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Table 3 Summary of Translatability Assessment (TA) Good Practices for patient-reported outcome (PRO) measures

From: Emerging good practices for Translatability Assessment (TA) of Patient-Reported Outcome (PRO) measures

Category Description
Terminology Translatability Assessment (TA)
Definition Translatability assessment of a patient-reported outcome (PRO) measure is the review of its source text preferably during the development stage, prior to its use, in order to determine its suitability for future translations in multilingual studies. In this context, the translation process aims to create conceptual equivalence to the original in a way that allows data from multiple languages to be compared. The goal of TA is to facilitate future translations and use of the measure in global studies by 1) identifying and categorizing potential translation issues in the source text, and 2) providing alternative wordings on which translations can be based and/or recommendations of how to modify the source text so that future translations are conceptually, culturally appropriate for the target populations.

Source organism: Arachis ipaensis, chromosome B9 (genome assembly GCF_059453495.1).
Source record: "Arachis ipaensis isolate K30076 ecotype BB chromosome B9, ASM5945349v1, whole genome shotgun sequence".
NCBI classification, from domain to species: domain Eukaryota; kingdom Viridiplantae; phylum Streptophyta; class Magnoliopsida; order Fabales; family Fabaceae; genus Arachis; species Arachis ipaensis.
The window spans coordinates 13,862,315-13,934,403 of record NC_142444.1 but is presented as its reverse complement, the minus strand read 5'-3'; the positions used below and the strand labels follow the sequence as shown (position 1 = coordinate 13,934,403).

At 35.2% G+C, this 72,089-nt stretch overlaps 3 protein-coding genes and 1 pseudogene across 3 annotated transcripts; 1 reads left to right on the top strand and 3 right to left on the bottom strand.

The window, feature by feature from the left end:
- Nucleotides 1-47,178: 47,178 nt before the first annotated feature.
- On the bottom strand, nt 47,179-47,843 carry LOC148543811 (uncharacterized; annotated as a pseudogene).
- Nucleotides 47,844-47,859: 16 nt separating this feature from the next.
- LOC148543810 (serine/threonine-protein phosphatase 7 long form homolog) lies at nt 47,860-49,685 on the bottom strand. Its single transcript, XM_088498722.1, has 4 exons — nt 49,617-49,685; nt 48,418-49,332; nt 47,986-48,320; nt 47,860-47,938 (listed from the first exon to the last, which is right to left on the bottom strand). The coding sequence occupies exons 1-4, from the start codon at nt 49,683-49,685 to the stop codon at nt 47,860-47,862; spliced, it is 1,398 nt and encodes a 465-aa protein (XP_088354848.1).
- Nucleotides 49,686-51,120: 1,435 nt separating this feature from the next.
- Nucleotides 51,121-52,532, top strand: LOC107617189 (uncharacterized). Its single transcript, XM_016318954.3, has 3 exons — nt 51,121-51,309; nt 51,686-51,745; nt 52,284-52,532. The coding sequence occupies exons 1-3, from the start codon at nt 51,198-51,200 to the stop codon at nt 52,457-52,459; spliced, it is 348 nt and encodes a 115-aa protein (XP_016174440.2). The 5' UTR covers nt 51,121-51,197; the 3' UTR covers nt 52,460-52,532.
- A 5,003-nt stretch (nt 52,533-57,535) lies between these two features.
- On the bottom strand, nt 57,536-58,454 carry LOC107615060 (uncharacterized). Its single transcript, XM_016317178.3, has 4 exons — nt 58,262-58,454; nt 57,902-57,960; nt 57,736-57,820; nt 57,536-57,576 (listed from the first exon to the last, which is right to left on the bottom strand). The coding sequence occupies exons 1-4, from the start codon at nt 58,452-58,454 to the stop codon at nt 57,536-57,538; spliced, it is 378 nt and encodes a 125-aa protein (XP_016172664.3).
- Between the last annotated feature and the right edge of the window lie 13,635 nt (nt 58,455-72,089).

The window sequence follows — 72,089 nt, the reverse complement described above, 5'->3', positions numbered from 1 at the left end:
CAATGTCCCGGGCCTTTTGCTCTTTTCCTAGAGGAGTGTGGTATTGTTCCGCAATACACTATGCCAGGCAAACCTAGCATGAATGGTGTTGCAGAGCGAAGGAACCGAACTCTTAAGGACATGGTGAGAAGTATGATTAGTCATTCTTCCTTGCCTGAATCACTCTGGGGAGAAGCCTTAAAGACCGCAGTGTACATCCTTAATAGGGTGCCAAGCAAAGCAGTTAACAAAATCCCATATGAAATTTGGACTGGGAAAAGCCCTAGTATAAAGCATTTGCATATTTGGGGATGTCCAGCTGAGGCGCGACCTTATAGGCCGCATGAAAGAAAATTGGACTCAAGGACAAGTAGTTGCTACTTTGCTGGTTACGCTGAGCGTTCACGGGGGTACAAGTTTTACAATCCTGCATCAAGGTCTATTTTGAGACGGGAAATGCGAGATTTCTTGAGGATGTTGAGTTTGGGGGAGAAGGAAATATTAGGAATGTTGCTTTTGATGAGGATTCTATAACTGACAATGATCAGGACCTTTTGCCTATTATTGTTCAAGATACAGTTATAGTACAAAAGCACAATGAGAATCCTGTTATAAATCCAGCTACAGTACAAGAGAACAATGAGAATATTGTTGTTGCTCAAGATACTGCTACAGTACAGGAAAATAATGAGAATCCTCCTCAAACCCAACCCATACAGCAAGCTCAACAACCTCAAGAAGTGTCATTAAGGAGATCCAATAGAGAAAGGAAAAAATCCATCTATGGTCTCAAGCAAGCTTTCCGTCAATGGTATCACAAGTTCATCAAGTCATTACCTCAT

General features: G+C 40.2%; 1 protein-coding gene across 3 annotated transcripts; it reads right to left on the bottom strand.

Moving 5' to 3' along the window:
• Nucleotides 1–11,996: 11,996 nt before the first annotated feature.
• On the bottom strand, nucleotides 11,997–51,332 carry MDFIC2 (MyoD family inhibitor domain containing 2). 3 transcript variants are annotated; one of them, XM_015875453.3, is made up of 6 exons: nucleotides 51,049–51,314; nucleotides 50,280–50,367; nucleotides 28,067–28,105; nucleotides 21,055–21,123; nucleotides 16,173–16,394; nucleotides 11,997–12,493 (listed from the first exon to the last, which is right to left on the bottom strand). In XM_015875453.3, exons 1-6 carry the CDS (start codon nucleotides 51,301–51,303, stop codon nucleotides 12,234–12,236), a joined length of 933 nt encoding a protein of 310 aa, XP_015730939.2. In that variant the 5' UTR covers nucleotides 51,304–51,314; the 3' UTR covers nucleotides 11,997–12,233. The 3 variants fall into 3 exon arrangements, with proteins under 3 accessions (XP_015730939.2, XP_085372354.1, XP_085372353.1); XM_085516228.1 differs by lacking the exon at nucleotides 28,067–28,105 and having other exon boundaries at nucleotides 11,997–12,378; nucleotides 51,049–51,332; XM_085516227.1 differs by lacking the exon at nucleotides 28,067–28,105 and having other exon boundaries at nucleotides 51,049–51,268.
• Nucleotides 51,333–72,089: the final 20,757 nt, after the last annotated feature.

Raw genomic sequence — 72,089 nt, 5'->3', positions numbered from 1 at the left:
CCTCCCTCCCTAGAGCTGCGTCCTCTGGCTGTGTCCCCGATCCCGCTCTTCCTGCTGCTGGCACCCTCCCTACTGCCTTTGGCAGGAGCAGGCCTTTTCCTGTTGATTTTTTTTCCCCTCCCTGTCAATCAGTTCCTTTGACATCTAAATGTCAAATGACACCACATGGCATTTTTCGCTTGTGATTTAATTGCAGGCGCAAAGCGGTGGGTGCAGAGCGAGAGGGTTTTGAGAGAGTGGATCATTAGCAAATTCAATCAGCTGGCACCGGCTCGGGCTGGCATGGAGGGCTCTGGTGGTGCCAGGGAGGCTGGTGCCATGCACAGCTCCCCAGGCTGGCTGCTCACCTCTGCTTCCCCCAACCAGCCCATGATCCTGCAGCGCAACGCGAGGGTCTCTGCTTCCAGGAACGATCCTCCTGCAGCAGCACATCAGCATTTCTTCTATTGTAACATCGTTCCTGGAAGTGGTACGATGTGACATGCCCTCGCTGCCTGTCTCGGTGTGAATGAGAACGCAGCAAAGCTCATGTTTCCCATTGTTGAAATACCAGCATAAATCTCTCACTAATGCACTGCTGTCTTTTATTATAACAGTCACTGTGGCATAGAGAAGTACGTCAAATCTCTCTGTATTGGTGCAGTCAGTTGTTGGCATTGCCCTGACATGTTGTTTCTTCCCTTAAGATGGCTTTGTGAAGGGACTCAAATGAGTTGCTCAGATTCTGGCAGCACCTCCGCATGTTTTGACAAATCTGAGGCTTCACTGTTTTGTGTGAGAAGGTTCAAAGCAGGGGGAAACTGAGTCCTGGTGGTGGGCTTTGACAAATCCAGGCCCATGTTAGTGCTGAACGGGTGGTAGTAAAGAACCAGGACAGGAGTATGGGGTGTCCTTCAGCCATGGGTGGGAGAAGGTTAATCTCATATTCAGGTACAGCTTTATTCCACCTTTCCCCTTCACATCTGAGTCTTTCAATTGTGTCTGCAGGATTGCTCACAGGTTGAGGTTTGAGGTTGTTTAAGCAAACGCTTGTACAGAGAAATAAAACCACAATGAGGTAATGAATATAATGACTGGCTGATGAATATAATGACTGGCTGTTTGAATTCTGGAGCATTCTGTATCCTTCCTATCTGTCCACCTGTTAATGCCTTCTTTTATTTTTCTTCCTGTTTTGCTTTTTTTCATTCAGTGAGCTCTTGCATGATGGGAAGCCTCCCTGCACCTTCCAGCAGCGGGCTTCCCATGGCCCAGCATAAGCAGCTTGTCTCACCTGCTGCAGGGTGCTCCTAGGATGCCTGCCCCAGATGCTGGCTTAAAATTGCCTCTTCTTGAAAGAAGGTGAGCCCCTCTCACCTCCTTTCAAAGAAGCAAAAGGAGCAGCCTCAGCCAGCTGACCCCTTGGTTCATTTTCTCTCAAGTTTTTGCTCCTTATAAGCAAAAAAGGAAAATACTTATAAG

Steps Four major steps should be considered: preparation, review, recommendations, writing of a report.
People Involved - The developer(s) of the PRO measure under review;
- Reviewer(s) who will perform the TA;
- A project manager.
Timing of Assessment TA should be performed during the development of the PRO measure, as early as possible, when adjusting the conceptual framework and drafting the instrument. It should happen during the qualitative phase of development, before finalization of the wording, while changes can still be made to the wording, and before use in quantitative research. It is less useful to conduct TA after the psychometric evaluation has been performed, and if performed during this later stage, options to address issues detected are limited to providing alternative wording for future translations which may still be beneficial.
- TA should be iterative when new wording is generated. If cognitive interviews with patients lead to changes in the wording during the qualitative phase of development, a TA should be performed again. The number of iterations should follow the number of changes made to the wording. It is of foremost importance that the translatability of all new wordings be assessed before the final round of cognitive interviews.
Review Criteria The review criteria should be divided in three categories: culture, language, and item construction.
Recommendations - No change to the original wording.
- No change to the original wording, but suggestions for alternative wording suitable for translation to address known issues.
- Change to the original wording.
- Consider removing wording because of extreme degree of difficulty to translate in the future.